Brown rice, with black, red or pinto beans, cooked with tomatoes, garlic, onion, a raft of spices and plenty of heat. Leftovers often become a veggie soup. My serving size has dropped over the years, but my adoration of my dietary staple doesn’t wane. They only change I’ve done is drop topping it with yogurt, as I’ve moved away from dairy.
I also make mujadarra and several versions of dal.
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You posted on 10-28-18 and I didn't join until January 2019 and it has taken this long to find your post, so I apologize for this late response.
I'm diabetic, too...Type 2. There really are loads of carbs in beans and rice! However, one (beans) is very low-glycemic and the other (rice) is moderate to high-glycemic, depending on the type of rice you prefer. The affect on blood sugar, if you eat a moderate serving of beans and rice together, is the higher end of low affect (or the lower end of moderate affect - whichever way you want to look at it).
The net outcome depends on how well your pancreas is still producing basal insulin (known as phase-2 insulin release). For most Type-2ers, who are either newly diagnosed or have managed to avoid sustained (2 hours or more) blood sugar levels above 140 over the years (the level which precipitates Beta cell destruction), available basal insulin compensates nicely for the greater-than-normal level of ingested carbohydrates in the beans and rice. It's my 1rst-phase insulin release (the bigger release) that's been all blown to smithereens and that's why I have diabetes. Either I was born with fewer beta cells in my pancreas to get the job done or I've fried them via high blood sugars in the years leading up to my diagnosis. Or maybe both. I'm actively protecting my remaining Beta cells now.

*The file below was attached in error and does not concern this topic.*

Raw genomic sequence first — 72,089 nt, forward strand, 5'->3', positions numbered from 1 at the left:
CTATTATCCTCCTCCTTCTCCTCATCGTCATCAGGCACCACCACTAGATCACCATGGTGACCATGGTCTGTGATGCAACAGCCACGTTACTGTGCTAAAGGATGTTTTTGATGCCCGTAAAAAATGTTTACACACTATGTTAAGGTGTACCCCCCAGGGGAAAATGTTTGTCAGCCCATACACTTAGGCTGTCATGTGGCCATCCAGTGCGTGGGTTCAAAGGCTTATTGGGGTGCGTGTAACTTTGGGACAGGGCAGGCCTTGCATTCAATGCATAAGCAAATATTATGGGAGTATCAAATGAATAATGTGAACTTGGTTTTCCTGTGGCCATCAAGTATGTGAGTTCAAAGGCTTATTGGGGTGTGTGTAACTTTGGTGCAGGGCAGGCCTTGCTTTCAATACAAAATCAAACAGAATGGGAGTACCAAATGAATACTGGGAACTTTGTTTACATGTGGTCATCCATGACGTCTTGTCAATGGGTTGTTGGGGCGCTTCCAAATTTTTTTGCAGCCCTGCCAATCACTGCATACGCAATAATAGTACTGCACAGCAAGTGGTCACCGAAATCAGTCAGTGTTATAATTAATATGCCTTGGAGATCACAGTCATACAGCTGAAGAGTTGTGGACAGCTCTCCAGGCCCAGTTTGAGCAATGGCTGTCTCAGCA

The fiber and type of starch in the beans slow down the rate of digestion for the entire meal, and this keeps the blood sugar from spiking (and maintains blood sugar near or below one-hundred and forty. Beans are something of a miracle food for me. Of course, if we're trying to lose weight or maintain, the calories are still gonna count!
Anyway...the way all this works really fascinates me. An amazing resource is Jenny Ruhl's book "Blood Sugar 101". Jenny learned that she couldn't depend on the glycemic index to guide her food choices. She found out that she has an autoimmune form of Type-2 diabetes and this has meant that very few of her Beta cells remain and her phase-2 insulin release has been seriously compromised. For Jenny, and others like her, the rice and beans meal does not spike her blood sugar until about 4 hours later and then she gets a whopper spike. So yes, she must be very careful to count the carbs in her rice and beans meal.
Jenny has found a way to keep her blood sugar under 140 at all times. She isn't a medical professional, but she and others, including some medical professionals, who originally formed the 5% Club (A1C in the 5% range), are among those who have avoided diabetic complications by applying some very simple, comfortable principles. Look her up...you'll be glad you did!
Edited by: SNUZYQ2 at: 3/4/2019 (03:10)
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